It was a dark and stormy night, and somewhere in downtown Washington, DC, there were poorly designed office buildings . . .
This Halloween, forget haunted houses and step inside the spooky, ghoulish past of these notable DC office buildings. You’ll see dark and dreary interiors, facades you can’t un-see, and retail storefronts so creepy, you’ll run down the block! Enter into this terrifying nightmare if you dare — because there’s nothing more frightening than bad design . . .
Legend has it that what we now call Alexander Court was once two, separate office buildings. See that hulking, concrete facade? That’s the ghost of 2000 L Street! If you dare to look beyond, 2001 K Street lurks in solitary isolation, towering four stories above 2000 L Street with a chilly air of 1980s detachment.
Between the two buildings stood a hostile, urban void no person dare enter. It was as unwelcoming as it was unsightly, with an odor of garbage and diesel exhaust hanging in the thick, humid air. Indeed, no one was ever meant to spend time in this space, much less socialize or hold a meeting. To welcome a new client in this space was to ruin your career forever. No one would ever think of such a thing!
The roof of each building was a wasteland of mechanical equipment and gravel. To go up to the roof was to escape the terror within each building only to enter not a lush, green paradise, but a landscape of futility and despair. Those who dared to dream of rooftop amenities were flying too close to the sun, for at the time, the District’s Height Act would not permit the fulfillment of such verdant visions.
Are you brave enough to see how the story ends?
In the heart of downtown DC was once a cavernous arcade. The shadowy abyss loomed so large, frightened tenants would scurry between its formless columns to enter their workplace in the depths of its daylight-deprived, concrete bowels.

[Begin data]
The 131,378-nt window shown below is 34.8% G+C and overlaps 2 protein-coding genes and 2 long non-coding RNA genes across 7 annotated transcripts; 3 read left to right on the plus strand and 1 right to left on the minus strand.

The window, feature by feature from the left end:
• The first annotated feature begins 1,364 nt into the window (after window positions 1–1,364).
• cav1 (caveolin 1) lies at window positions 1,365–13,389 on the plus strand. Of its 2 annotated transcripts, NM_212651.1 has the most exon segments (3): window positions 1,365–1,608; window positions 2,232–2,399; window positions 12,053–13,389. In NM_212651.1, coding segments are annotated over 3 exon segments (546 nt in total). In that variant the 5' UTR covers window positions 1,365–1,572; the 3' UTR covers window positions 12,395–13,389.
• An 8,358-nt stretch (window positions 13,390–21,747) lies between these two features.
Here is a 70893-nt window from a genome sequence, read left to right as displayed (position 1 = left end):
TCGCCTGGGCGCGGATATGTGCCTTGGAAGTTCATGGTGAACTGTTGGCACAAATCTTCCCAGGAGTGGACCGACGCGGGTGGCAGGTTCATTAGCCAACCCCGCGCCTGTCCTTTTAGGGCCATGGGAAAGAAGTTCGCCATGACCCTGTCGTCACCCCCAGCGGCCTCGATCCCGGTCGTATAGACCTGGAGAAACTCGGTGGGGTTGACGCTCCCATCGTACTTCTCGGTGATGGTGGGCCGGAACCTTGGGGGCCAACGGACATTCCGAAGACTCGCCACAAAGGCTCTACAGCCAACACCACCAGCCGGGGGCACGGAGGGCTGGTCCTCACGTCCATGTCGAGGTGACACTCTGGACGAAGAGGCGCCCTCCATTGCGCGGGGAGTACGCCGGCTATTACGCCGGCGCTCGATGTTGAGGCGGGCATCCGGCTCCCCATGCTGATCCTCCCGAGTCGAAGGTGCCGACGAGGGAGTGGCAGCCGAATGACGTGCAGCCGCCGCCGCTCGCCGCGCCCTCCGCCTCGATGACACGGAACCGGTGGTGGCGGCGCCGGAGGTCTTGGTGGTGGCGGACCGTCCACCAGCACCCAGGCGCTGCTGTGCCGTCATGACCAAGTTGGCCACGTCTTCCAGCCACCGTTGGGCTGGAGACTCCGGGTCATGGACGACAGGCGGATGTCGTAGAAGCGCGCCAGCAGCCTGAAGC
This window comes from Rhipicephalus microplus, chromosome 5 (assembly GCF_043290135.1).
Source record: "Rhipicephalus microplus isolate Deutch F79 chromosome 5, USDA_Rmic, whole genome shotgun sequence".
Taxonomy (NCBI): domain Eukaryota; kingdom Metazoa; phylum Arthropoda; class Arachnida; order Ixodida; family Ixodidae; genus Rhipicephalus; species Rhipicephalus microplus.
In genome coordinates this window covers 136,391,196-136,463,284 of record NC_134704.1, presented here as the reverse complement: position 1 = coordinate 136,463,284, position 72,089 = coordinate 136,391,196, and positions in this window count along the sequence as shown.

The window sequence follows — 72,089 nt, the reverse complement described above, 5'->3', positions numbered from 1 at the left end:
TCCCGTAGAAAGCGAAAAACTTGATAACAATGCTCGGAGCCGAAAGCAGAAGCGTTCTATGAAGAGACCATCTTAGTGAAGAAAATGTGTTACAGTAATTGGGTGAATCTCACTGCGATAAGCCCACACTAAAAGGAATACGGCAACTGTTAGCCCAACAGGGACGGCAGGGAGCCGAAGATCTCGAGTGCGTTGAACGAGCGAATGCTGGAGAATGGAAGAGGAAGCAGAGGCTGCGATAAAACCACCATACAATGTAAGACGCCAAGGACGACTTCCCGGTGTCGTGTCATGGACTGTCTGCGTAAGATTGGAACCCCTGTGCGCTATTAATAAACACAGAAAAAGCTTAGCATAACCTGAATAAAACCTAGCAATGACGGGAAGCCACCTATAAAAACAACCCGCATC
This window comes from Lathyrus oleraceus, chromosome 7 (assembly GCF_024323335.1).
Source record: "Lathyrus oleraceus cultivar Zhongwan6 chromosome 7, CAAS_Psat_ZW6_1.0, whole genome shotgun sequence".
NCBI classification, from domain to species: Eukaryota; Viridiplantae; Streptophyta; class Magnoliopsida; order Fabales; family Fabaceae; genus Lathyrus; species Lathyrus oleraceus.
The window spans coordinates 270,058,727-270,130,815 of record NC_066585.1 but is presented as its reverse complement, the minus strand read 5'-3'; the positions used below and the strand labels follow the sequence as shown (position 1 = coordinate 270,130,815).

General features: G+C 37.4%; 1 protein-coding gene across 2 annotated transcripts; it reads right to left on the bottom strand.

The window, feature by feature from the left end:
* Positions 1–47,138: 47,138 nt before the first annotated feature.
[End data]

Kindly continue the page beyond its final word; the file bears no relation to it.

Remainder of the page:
It was an eyesore and an enigma: why set the main entrance so far inside the drafty arcade that no one can find the entrance, much less desire to enter? What were they hiding within the fortress of 1901 L Street? Some speculated it was a secret government outpost, while some thought it was probably just a terrible fad from a bygone era. The mystery and intrigue were working against the property owners, as no one wants to work in a building resembling a dungeon.
The amenities were sparse. The finishes were orange-toned wood paneling and glossy, speckled marble. The darkness was so overwhelming, it was said that a day spent in 1901 L could make you go mad for lack of natural light. It seemed that all around 1901 L Street, downtown Washington, DC was changing, yet inside the building, time seemed to stand still.
No one knew very much about 440 First Street. Situated between Union Station and the United States Capitol Building, lobbyists would cross the street and quicken their pace to pass by 440 First Street unscathed. A solitary monolith of long-forgotten good intentions, the building had seen better days and higher occupancy rates.
Perhaps what passersby instinctively detected was that 440 First Street was at the end of its useful lifespan — it was already dead! It wasn’t just its looks that were out of date; the building was a hotbed for energy inefficiency and poor indoor air quality.
The narrow floor plate, central core, low ceiling heights, and lack of daylight created labyrinthine interior spaces that would haunt your dreams. We would show you more, but we can hardly bear to look ourselves! Most people thought it would be better to tear down all traces of 400 First Street and forget it had ever existed, but some people had other ideas . . .
What happened to this old, scary building?